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Application notes that cover more specialized aspects of the chip s operation are posted on the Parallax website for downloading at no charge. The discussion forums maintained by Parallax provide additional support that gives you access to everything you need at your level of expertise and understanding. The discussion forums are active, and a number of informed individuals both from within the Parallax organization and outside it post regularly. The range of what people are doing with the Propeller is extensive and impressive, even amazing. I urge you to read these forums regularly and participate in them as often as the need arises. Parallax also provides live person on the phone technical support for the Propeller chip at no charge!
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Parallax, Inc.
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Parallax, Inc., is located in Rocklin, California. It is a relatively small corporation that provides microcontrollers, development tools, sensors, and robotics for industrial and educational organizations as well as for hobbyists, with their BASIC Stamp , PropellerTM, and other related product lines. Parallax can be reached through the mail at the following address: Parallax, Inc. 599 Menlo Drive Rocklin, California 95765 USA Phone numbers are Office: Toll-free sales: Toll-free tech support: Their website is: http://www.Parallax.com/ The discussion forum for the Propeller chip can be found at: http://forums.Parallax.com And some other resources of interest include: Wikipedia Various independent Internet forums dedicated to Propeller usage (916) 624-8333 (888) 512-1024 (888) 997-8267
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In the most general of terms, the Propeller chip consists of a bank of eight 32-bit RISClike (but not true RISC) microprocessors (called cogs ) with some shared memory
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that also share 32 I/O pins between them. Each of the eight processors can access these 32 I/O pins at all times. The 32 pins are accessed by setting the direction of each pin as either an input or an output (and, of course, the condition of the pin as high or low if it is designated to be an output). In order to coordinate the operation of the eight microprocessors, a hardware device called a hub accesses each processor in a round-robin fashion as controlled by the system counter and the system clock. Each cog has access to the system for the same amount of time. The eight cogs are independent of one another and are identical in every detail. The chip provides a bank of memory that can be accessed by each of the cogs when it is the cog s turn to do so, as determined by the hub. Other ancillary functions such as reset delays and oscillator inputs are also provided. In general, the resources available on the chip can be divided into two families, referred to as the common and the mutually exclusive resources. The common resources, which encompass all the I/O pins and the system counter, are available to all the cogs at all times. This means that any number of cogs can access these simultaneously. The mutually exclusive resources, on the other hand, can only be accessed when it is a cog s turn to have control of the system. As mentioned previously, the controlling sequence is managed by the processor hub, which gives access to each cog in a round-robin fashion. Doing this in an orderly way allows the system to stay in sync at all times. The system clock is a programmable speed device that can be controlled by an internal circuit, a phase-locked loop, and a crystal oscillator, as may be decided on by the system programmer/designer. The system clock itself is a 32-bit counter that is incremented during each cycle of the system oscillator. The system does not keep track of how many times this counter overflows, and the major use of this counter is for timing delays and other time-related functions that do not need to know how often the clock has overflowed. If you need to know how many times the clock counter has overflowed, you have to design a routine that will do that for you as a part of your program. The operation of the system clock is under the control of the clock register. The clock rate is programmable from 20 KHz to 80 MHz. The hub and the bus operate at half the rate of the system clock. (The slower the clock rate and the fewer the cogs in operation, the lower the power the system uses and the savings can be substantial.) Each of the eight identical cogs has the following resources within it:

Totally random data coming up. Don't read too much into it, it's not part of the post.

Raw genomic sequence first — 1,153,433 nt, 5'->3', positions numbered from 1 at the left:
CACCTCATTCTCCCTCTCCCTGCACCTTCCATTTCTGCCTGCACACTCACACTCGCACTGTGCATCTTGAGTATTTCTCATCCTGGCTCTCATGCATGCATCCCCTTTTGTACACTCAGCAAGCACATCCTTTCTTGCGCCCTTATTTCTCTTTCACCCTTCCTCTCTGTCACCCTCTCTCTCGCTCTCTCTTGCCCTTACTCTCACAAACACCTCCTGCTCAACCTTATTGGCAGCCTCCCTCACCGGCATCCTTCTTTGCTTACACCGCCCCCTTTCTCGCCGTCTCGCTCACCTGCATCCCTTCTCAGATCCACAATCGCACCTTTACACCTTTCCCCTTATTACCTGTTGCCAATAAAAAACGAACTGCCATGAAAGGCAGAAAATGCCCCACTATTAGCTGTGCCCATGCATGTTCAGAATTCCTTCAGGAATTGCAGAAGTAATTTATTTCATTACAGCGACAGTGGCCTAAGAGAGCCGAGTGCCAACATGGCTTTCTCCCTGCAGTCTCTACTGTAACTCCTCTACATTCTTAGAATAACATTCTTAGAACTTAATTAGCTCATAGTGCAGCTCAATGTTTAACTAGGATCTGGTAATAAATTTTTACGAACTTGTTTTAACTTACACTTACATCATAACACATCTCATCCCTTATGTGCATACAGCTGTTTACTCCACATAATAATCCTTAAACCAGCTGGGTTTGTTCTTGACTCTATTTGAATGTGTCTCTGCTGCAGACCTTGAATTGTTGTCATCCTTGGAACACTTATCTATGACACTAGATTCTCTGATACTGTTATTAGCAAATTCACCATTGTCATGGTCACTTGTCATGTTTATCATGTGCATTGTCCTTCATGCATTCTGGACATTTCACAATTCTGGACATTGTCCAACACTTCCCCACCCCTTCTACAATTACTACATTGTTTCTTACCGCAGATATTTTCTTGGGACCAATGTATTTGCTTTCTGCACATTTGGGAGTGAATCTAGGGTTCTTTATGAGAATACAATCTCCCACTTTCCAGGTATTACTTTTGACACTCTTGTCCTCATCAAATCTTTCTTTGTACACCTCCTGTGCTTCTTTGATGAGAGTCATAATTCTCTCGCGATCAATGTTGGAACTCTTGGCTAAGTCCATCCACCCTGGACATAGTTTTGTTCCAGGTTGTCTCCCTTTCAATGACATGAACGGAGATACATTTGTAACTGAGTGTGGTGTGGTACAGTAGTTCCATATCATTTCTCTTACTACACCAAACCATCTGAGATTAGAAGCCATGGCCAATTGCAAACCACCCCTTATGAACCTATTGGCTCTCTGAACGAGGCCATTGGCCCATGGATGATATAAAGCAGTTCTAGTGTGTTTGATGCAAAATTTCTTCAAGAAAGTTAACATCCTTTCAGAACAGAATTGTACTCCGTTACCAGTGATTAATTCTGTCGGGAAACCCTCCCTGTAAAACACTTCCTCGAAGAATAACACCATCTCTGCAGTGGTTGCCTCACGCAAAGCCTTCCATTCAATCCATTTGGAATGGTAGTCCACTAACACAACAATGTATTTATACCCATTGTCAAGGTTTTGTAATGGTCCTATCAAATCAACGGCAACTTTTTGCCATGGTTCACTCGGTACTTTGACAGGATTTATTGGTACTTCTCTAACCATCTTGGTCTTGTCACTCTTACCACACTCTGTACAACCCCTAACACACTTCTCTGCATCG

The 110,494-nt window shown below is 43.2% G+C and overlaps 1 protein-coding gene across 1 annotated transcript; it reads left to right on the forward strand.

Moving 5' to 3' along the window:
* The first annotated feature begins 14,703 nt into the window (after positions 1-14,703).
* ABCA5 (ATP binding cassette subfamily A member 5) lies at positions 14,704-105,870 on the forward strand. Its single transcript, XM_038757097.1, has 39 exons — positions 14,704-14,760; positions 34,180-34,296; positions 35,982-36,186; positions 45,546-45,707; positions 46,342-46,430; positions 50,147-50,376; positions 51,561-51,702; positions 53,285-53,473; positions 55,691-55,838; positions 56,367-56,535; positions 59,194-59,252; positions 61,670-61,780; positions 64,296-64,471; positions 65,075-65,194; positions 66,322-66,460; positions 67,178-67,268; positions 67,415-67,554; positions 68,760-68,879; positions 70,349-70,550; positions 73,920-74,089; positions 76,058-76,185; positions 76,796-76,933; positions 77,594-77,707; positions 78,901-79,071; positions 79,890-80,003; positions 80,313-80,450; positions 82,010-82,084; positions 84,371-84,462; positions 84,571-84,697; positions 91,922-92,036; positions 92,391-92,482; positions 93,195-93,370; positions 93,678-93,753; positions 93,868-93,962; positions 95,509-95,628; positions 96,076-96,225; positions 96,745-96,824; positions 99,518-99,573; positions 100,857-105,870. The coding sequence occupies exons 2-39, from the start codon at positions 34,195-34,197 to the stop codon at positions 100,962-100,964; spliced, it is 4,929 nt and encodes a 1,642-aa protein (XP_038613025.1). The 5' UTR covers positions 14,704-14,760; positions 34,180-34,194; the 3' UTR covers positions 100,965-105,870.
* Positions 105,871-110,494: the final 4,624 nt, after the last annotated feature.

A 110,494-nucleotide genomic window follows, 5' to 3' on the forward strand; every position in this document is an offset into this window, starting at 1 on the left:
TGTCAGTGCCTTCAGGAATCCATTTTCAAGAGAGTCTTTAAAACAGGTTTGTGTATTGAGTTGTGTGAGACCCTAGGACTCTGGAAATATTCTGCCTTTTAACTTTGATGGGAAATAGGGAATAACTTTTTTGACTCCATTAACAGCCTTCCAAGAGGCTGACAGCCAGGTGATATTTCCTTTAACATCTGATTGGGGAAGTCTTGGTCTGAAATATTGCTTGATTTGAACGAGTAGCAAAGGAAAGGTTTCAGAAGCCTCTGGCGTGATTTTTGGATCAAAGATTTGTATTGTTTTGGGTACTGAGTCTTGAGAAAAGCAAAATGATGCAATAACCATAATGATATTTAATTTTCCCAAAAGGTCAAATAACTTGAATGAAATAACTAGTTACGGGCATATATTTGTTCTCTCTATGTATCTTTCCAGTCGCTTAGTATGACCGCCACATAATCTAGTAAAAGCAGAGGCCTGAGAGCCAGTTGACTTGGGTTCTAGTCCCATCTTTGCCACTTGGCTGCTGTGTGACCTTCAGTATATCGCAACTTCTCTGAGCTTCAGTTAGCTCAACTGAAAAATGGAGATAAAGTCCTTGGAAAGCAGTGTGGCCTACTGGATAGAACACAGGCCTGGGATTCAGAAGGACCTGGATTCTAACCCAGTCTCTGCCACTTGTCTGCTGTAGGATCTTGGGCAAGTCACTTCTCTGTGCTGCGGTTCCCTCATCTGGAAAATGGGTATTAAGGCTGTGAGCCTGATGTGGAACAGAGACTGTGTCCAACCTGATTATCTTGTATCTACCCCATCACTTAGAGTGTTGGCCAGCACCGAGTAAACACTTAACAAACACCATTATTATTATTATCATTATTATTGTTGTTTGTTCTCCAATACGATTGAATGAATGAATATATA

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A 32-bit reduced instruction set (RISC-like) processor 2KB of cog RAM Two input/output assistants with phase lock loops Two powerful counter modules A video generator
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A number of special-purpose registers are designated in the RAM to read the system counter, to manage I/O pin direction and states, and to configure the counter modules and video generator hardware. The lock bits are special and are located in their own register in the hub; they are accessible from the lock commands only.
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